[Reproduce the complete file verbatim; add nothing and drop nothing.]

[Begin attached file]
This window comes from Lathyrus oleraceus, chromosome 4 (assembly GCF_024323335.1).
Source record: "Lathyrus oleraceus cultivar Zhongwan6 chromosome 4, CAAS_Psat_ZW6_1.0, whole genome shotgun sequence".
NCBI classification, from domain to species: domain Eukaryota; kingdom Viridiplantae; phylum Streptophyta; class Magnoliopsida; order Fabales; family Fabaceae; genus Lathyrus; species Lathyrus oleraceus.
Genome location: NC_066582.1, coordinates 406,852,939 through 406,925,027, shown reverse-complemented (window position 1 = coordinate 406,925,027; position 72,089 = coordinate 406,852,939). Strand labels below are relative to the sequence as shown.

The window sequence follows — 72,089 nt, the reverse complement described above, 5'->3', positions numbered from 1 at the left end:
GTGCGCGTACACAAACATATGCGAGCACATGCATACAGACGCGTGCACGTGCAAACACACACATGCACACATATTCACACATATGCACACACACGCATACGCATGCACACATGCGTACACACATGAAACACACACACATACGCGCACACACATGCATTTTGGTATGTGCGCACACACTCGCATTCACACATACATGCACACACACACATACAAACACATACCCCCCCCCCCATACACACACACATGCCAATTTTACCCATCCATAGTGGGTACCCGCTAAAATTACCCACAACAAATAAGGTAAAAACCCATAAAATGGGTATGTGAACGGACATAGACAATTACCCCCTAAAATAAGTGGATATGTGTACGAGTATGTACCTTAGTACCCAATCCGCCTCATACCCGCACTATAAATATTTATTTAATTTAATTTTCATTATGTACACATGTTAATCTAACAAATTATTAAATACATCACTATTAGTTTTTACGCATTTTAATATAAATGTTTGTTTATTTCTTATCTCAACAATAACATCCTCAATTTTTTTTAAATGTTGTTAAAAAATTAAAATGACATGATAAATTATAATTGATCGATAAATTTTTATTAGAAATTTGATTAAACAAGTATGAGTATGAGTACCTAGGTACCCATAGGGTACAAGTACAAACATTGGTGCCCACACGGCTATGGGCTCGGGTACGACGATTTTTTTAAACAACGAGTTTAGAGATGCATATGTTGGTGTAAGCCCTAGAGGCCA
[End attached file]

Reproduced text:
This window comes from Lathyrus oleraceus, chromosome 4 (assembly GCF_024323335.1).
Source record: "Lathyrus oleraceus cultivar Zhongwan6 chromosome 4, CAAS_Psat_ZW6_1.0, whole genome shotgun sequence".
NCBI classification, from domain to species: domain Eukaryota; kingdom Viridiplantae; phylum Streptophyta; class Magnoliopsida; order Fabales; family Fabaceae; genus Lathyrus; species Lathyrus oleraceus.
Genome location: NC_066582.1, coordinates 406,852,939 through 406,925,027, shown reverse-complemented (window position 1 = coordinate 406,925,027; position 72,089 = coordinate 406,852,939). Strand labels below are relative to the sequence as shown.

The window sequence follows — 72,089 nt, the reverse complement described above, 5'->3', positions numbered from 1 at the left end:
GTGCGCGTACACAAACATATGCGAGCACATGCATACAGACGCGTGCACGTGCAAACACACACATGCACACATATTCACACATATGCACACACACGCATACGCATGCACACATGCGTACACACATGAAACACACACACATACGCGCACACACATGCATTTTGGTATGTGCGCACACACTCGCATTCACACATACATGCACACACACACATACAAACACATACCCCCCCCCCCATACACACACACATGCCAATTTTACCCATCCATAGTGGGTACCCGCTAAAATTACCCACAACAAATAAGGTAAAAACCCATAAAATGGGTATGTGAACGGACATAGACAATTACCCCCTAAAATAAGTGGATATGTGTACGAGTATGTACCTTAGTACCCAATCCGCCTCATACCCGCACTATAAATATTTATTTAATTTAATTTTCATTATGTACACATGTTAATCTAACAAATTATTAAATACATCACTATTAGTTTTTACGCATTTTAATATAAATGTTTGTTTATTTCTTATCTCAACAATAACATCCTCAATTTTTTTTAAATGTTGTTAAAAAATTAAAATGACATGATAAATTATAATTGATCGATAAATTTTTATTAGAAATTTGATTAAACAAGTATGAGTATGAGTACCTAGGTACCCATAGGGTACAAGTACAAACATTGGTGCCCACACGGCTATGGGCTCGGGTACGACGATTTTTTTAAACAACGAGTTTAGAGATGCATATGTTGGTGTAAGCCCTAGAGGCCA